There are also some record groups that are specific to particular time periods in the university’s history. The Minutes of the Provisional Council for the University College of the West Indies (1947-1957) detail the foundational years of the university’s administration, while the College Senate Minutes (1948-1958) document the decisions on academic formation, the development of faculties and departments, and student life and activities in the then fledgling university. Even though theoretically these records were part of the now defunct University College of the West Indies (UCWI), they still relate to the daily life of the 70 year old university. Another fine example of this phenomenon are the records of the Extra Mural Studies Department, the oldest academic unit in the university–having been formed in 1947–among the 1st decisions of the Provisional Council of the UCWI. Yet, those records are directly related to the youngest and 4th Campus: the Open Campus. The philosophy, protocols, practices, and even centres established by the early Extra Mural Studies department inform the work of the Open Campus.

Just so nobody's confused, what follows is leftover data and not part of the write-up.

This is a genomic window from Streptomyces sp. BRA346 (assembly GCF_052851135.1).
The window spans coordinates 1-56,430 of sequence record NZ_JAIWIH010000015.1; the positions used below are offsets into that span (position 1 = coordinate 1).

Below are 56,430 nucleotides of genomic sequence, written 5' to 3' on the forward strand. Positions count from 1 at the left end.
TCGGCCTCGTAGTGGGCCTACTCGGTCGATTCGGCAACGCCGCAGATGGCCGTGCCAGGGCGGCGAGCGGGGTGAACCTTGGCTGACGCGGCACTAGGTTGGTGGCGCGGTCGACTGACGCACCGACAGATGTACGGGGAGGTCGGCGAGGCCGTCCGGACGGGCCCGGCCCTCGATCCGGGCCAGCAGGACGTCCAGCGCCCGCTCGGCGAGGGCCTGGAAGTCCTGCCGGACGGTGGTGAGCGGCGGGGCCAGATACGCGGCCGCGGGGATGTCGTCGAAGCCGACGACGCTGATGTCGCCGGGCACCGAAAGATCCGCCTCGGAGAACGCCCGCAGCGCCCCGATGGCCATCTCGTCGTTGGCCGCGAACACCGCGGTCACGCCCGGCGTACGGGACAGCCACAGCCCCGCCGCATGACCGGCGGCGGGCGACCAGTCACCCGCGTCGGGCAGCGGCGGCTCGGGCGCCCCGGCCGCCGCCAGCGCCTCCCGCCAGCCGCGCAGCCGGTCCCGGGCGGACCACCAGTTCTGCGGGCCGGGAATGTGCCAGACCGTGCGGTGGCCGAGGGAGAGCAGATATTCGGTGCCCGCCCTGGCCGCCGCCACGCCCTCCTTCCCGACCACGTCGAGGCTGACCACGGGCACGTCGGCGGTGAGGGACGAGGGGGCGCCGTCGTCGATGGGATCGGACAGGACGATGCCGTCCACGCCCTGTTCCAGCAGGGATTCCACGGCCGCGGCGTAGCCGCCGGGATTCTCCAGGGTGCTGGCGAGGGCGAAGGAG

I can go on and on: The Papers of the distinguished first West Indian Professor (of Education) John Figueroa are interconnected to the records of the then Faculty of Education, which now forms part of the Faculty of Humanities and Education. The records of the United Theological College of the West Indies (UTCWI) are related to the Faculty of Arts and General Studies, now Humanities and Education. The UTCWI was one of the first Colleges and Institutions affiliated to The UWI in accordance with Ordinance 15, of the Royal Charter of The UWI. Treated as the UWI’s Department of Theology, the records of the UTCWI are related to the records of the now Faculty of Humanities and Education as well as the entire university community. The scholarship of the UTCWI’s 1st West Indian president, Rev Dr Horace Russell, a luminary in Caribbean Theology, distinguished researcher and author, are related to other distinguished academic works that emanated from the Faculty of Social Sciences. The recordings of early Carol Services in the audio visual collection (Library of the Spoken Word) from the now defunct Radio Education Unit are related to the records of the University Singers, who actually sang at the various events, which are related to the records of the then University Registrar’s Assistant Registrar that organised chapel events with the Chaplaincy and the Chapel Committee, which are reflected in their respective records: and all these are records form the University Archival holdings, and can be found here at the University Archives.